The inhalation of zinc oxide nanoparticles (nZnO) may induce systemic diseases, damages to the alveolar epithelium and inflammatory response to endothelial cells. In this work the use of an in vitro air-blood barrier (ABB) model provided a tool to elucidate the biological mechanisms underlying the potential effects of inhaled nanoparticles (NPs). The ABB model used is composed of a Transwell co-culture of a lung epithelial cell line (NCI-H441) and an immortalized pulmonary microvascular endothelial cell line (HPMEC-ST1.6R). In addition, a tri-culture model was developed by adding monocytes (THP-1) on the basal compartment of the inserts. These models have been set up to analyse the importance of the interplay among the different cell types on various responses after nZnO exposure: inflammation, endothelial damage and modulation of the immune system. The barrier integrity was assessed by measuring the transepithelial electrical resistance (TEER); the pro-inflammatory and immune cells responses were analysed by ELISA. The results have evidenced that nZnO do not affect the barrier integrity, since no TEER reduction was measured after 24 h of exposure, but an activation of endothelial cells, which released pro-inflammatory mediators (IL-6, IL-8), and endothelial dysfunction markers (sICAM-1 and sVCAM-1) were induced. These results confirm that apical exposure to NPs promote endothelium activation. The in vitro-ABB model here used is thus a useful tool able to evidence the interaction between lung epithelium and endothelium in inducing biological response, and the role of endothelium dysfunction following NPs inhalation. © 2017 Elsevier B.V.

Impact of zinc oxide nanoparticles on an in vitro model of the human air-blood barrier

Gualtieri, M.
2017

Abstract

The inhalation of zinc oxide nanoparticles (nZnO) may induce systemic diseases, damages to the alveolar epithelium and inflammatory response to endothelial cells. In this work the use of an in vitro air-blood barrier (ABB) model provided a tool to elucidate the biological mechanisms underlying the potential effects of inhaled nanoparticles (NPs). The ABB model used is composed of a Transwell co-culture of a lung epithelial cell line (NCI-H441) and an immortalized pulmonary microvascular endothelial cell line (HPMEC-ST1.6R). In addition, a tri-culture model was developed by adding monocytes (THP-1) on the basal compartment of the inserts. These models have been set up to analyse the importance of the interplay among the different cell types on various responses after nZnO exposure: inflammation, endothelial damage and modulation of the immune system. The barrier integrity was assessed by measuring the transepithelial electrical resistance (TEER); the pro-inflammatory and immune cells responses were analysed by ELISA. The results have evidenced that nZnO do not affect the barrier integrity, since no TEER reduction was measured after 24 h of exposure, but an activation of endothelial cells, which released pro-inflammatory mediators (IL-6, IL-8), and endothelial dysfunction markers (sICAM-1 and sVCAM-1) were induced. These results confirm that apical exposure to NPs promote endothelium activation. The in vitro-ABB model here used is thus a useful tool able to evidence the interaction between lung epithelium and endothelium in inducing biological response, and the role of endothelium dysfunction following NPs inhalation. © 2017 Elsevier B.V.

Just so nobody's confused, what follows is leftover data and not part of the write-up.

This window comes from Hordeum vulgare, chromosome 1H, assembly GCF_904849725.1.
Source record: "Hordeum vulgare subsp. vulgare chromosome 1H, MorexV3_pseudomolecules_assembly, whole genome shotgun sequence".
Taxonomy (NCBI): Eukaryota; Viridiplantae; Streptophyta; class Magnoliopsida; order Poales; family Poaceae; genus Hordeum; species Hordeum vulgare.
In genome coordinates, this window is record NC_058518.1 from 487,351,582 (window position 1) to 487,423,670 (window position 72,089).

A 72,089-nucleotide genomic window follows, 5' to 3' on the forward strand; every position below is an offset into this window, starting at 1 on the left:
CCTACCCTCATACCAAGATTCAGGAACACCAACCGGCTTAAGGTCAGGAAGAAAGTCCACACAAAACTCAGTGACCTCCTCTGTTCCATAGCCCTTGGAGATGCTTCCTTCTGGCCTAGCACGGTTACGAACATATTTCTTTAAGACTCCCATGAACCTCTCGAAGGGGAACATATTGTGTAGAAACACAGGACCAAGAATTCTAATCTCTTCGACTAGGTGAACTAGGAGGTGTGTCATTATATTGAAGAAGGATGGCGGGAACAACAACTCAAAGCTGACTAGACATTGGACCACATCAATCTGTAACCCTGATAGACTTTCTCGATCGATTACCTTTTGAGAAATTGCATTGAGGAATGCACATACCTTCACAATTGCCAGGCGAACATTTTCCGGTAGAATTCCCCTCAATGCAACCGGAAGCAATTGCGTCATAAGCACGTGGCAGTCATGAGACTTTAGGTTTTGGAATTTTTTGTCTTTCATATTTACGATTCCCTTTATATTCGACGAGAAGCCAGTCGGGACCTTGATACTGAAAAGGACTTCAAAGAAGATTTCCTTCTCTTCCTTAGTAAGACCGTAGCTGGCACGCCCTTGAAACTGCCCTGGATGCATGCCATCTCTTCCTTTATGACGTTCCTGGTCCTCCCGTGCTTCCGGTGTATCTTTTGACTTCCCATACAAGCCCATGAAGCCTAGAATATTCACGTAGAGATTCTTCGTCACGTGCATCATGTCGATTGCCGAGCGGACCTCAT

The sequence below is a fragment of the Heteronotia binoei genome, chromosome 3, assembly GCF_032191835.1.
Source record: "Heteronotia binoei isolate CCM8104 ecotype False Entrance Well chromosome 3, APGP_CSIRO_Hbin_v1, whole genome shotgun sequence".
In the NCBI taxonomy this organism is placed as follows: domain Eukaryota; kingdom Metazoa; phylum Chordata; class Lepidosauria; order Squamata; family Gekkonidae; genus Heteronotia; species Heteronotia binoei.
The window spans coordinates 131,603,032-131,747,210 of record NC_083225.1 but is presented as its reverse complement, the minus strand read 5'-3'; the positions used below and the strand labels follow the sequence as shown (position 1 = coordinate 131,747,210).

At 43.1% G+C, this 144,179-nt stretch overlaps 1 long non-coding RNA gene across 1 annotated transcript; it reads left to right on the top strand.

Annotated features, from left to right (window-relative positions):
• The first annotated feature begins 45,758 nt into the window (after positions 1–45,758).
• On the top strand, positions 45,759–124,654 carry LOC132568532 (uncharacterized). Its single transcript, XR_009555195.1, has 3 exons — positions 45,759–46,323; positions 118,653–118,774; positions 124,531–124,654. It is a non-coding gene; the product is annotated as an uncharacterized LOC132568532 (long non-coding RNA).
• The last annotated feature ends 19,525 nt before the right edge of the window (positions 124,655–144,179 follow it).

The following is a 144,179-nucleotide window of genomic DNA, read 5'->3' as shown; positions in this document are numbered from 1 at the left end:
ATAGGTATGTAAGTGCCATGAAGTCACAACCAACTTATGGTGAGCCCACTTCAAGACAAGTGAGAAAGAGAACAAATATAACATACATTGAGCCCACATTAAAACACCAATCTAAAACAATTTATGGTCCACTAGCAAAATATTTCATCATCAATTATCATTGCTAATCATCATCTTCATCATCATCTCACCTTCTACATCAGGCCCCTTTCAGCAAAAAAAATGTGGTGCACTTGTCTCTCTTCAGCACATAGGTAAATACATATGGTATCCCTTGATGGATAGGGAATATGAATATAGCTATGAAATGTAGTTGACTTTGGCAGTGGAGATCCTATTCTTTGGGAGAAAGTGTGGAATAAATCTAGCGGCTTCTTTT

Inflammation;Lung toxicity;ZnO nanoparticles;Endothelial response;Air-blood barrier
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Utilizza questo identificativo per citare o creare un link a questo documento: http://hdl.handle.net/20.500.12079/1843
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